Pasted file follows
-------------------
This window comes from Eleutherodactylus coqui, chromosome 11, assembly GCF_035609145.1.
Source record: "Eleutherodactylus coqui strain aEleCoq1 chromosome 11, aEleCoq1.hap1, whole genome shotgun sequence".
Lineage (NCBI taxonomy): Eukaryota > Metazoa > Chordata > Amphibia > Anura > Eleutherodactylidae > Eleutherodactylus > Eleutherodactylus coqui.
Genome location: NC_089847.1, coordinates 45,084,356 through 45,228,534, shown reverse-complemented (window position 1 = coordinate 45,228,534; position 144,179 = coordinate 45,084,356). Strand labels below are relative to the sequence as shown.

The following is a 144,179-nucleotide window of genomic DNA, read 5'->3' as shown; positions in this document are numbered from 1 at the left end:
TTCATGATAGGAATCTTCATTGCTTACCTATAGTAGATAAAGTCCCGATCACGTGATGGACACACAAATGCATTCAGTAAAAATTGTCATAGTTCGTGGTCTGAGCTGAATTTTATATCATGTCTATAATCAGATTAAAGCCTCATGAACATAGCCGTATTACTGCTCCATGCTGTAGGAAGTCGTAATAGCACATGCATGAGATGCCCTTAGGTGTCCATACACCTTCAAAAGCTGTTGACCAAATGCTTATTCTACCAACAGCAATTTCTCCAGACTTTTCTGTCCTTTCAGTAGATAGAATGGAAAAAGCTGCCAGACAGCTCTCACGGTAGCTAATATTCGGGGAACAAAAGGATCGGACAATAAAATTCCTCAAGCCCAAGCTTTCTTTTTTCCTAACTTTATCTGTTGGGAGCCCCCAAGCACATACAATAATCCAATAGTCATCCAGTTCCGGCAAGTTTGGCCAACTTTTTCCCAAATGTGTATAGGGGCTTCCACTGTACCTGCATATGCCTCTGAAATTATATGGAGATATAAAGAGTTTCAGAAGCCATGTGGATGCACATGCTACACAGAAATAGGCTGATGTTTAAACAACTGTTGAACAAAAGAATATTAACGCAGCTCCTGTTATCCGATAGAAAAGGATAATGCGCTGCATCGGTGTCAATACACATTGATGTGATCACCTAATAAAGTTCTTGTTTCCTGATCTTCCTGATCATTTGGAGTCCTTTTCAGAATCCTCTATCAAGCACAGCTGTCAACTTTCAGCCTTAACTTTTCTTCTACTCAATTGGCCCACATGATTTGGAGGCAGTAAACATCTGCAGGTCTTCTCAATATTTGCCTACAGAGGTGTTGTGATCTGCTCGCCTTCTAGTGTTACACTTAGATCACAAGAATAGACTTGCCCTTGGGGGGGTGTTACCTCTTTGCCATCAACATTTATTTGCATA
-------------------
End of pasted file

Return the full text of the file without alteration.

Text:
This window comes from Eleutherodactylus coqui, chromosome 11, assembly GCF_035609145.1.
Source record: "Eleutherodactylus coqui strain aEleCoq1 chromosome 11, aEleCoq1.hap1, whole genome shotgun sequence".
Lineage (NCBI taxonomy): Eukaryota > Metazoa > Chordata > Amphibia > Anura > Eleutherodactylidae > Eleutherodactylus > Eleutherodactylus coqui.
Genome location: NC_089847.1, coordinates 45,084,356 through 45,228,534, shown reverse-complemented (window position 1 = coordinate 45,228,534; position 144,179 = coordinate 45,084,356). Strand labels below are relative to the sequence as shown.

The following is a 144,179-nucleotide window of genomic DNA, read 5'->3' as shown; positions in this document are numbered from 1 at the left end:
TTCATGATAGGAATCTTCATTGCTTACCTATAGTAGATAAAGTCCCGATCACGTGATGGACACACAAATGCATTCAGTAAAAATTGTCATAGTTCGTGGTCTGAGCTGAATTTTATATCATGTCTATAATCAGATTAAAGCCTCATGAACATAGCCGTATTACTGCTCCATGCTGTAGGAAGTCGTAATAGCACATGCATGAGATGCCCTTAGGTGTCCATACACCTTCAAAAGCTGTTGACCAAATGCTTATTCTACCAACAGCAATTTCTCCAGACTTTTCTGTCCTTTCAGTAGATAGAATGGAAAAAGCTGCCAGACAGCTCTCACGGTAGCTAATATTCGGGGAACAAAAGGATCGGACAATAAAATTCCTCAAGCCCAAGCTTTCTTTTTTCCTAACTTTATCTGTTGGGAGCCCCCAAGCACATACAATAATCCAATAGTCATCCAGTTCCGGCAAGTTTGGCCAACTTTTTCCCAAATGTGTATAGGGGCTTCCACTGTACCTGCATATGCCTCTGAAATTATATGGAGATATAAAGAGTTTCAGAAGCCATGTGGATGCACATGCTACACAGAAATAGGCTGATGTTTAAACAACTGTTGAACAAAAGAATATTAACGCAGCTCCTGTTATCCGATAGAAAAGGATAATGCGCTGCATCGGTGTCAATACACATTGATGTGATCACCTAATAAAGTTCTTGTTTCCTGATCTTCCTGATCATTTGGAGTCCTTTTCAGAATCCTCTATCAAGCACAGCTGTCAACTTTCAGCCTTAACTTTTCTTCTACTCAATTGGCCCACATGATTTGGAGGCAGTAAACATCTGCAGGTCTTCTCAATATTTGCCTACAGAGGTGTTGTGATCTGCTCGCCTTCTAGTGTTACACTTAGATCACAAGAATAGACTTGCCCTTGGGGGGGTGTTACCTCTTTGCCATCAACATTTATTTGCATA